Lok Sabha elections 2019: States will have to share cost of Nyay, says Congress
Earlier this week, Congress president Rahul Gandhi had announced the minimum income guarantee scheme, Nyuntam Ayay Yojana, promising Rs 72,000 income per annum to 20% poorest families of the country.
In devising its minimum income guarantee promise, the Congress had consulted leading French economist Thomas Pickety, whose work on income and wealth inequality have caught global attention, a leader of the party said in a television interview. The party also talked to Raghuram Rajan, former Reserve Bank of India governor and the Katherine Dusak Miller professor of finance at the University of Chicago Booth School of Business, and Abhijit Banerjee, the Ford Foundation international professor of economics at the Massachusetts Institute of Technology, said Praveen Chakravarty, chairperson of the Congress’s data department.
“It is not appropriate for me to name them but I believe those names have publicly acknowledged that they were consulted by us and so that is true,” Chakravarty told in an interview to Karan Thapar’s Upfront show.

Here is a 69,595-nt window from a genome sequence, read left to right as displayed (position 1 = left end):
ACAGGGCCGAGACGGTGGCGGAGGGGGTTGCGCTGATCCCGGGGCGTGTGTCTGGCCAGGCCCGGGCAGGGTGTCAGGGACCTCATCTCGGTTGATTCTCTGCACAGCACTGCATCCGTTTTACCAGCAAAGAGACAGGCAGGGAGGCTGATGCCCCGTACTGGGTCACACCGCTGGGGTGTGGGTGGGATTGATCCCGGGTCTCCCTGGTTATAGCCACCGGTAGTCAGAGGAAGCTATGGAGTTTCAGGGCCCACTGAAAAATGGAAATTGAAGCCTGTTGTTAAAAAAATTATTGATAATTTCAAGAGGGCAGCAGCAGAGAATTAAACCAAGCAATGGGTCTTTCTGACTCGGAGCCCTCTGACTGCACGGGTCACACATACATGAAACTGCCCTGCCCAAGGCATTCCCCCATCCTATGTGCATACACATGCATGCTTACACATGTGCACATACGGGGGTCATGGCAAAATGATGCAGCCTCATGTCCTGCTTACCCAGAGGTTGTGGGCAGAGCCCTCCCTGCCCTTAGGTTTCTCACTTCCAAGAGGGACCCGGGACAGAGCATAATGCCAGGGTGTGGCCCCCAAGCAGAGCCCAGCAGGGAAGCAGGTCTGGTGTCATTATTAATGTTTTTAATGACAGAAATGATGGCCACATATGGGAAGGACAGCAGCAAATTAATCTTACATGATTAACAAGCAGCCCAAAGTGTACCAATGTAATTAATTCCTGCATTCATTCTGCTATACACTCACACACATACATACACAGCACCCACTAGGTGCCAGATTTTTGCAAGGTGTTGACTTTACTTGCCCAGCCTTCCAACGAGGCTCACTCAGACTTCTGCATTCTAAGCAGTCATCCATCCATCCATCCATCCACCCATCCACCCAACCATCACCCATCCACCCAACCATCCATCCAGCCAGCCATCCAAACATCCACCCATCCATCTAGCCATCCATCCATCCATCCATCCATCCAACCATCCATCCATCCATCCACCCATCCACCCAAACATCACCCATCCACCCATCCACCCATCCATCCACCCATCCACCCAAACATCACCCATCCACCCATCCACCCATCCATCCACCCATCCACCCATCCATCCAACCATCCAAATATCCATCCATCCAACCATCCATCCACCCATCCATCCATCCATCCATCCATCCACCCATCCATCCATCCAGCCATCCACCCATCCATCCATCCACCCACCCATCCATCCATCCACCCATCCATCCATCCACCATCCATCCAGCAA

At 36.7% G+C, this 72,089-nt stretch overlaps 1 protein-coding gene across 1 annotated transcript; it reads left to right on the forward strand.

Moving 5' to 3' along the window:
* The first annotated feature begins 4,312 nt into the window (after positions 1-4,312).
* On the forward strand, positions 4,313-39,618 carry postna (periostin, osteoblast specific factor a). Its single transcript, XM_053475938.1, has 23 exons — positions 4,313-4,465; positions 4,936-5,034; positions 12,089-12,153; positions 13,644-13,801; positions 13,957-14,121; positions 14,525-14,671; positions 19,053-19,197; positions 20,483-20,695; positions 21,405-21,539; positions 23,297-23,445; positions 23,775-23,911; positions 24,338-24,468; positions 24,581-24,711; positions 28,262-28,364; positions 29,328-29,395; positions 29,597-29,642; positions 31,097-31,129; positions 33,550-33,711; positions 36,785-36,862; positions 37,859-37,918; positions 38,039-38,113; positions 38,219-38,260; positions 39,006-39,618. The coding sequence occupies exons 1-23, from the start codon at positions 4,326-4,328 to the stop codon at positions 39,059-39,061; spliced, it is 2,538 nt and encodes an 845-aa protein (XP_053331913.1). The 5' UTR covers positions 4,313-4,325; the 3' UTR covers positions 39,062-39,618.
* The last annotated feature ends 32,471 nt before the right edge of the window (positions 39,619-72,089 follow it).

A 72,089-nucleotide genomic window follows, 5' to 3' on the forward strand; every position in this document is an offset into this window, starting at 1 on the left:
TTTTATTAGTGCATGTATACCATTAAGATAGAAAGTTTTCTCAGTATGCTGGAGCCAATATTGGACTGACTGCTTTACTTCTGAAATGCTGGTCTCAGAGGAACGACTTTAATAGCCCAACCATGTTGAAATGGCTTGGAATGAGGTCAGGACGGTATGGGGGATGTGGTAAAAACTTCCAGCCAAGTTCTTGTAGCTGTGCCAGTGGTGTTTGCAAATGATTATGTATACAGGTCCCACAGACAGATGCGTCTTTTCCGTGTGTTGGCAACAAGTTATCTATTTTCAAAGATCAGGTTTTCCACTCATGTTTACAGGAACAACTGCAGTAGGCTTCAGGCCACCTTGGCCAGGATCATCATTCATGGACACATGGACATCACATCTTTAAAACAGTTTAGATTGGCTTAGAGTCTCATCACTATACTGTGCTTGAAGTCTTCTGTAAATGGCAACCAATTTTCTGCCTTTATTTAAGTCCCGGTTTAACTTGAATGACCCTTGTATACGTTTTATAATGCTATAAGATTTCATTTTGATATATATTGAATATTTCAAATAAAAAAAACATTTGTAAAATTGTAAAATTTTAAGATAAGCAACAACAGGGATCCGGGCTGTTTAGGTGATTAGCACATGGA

Earlier this week, Congress president Rahul Gandhi had announced the minimum income guarantee scheme, Nyuntam Ayay Yojana, promising Rs 72,000 income per annum to 20% poorest families of the country. The idea behind the Nyay was that “there must be a certain basic minimum standard of living for every Indian family in the 21st century”, Chakavarty said.
He said the another facet of the scheme was to enable economic freedom. “When you provide people with cash, that’s unconditional, then you give them not just minimum income support, but you also give them the economic freedom in how they would use that cash.” States will have to bear a part of the overall costs, which won’t wreck the country’s fiscal discipline, he said, providing details of the scheme.
The party has set a minimum income guarantee line of Rs 12,000, akin to a poverty line. The party also assumes that any Indian household should meet this monthly income threshold to escape poverty. “Based on data sets, we realised that the poorest 20% of Indian families on average earn Rs 6000 a month. Remember the Congress brought in the NREGA under which there is a minimum living that Indian family can get through NREGA wages.”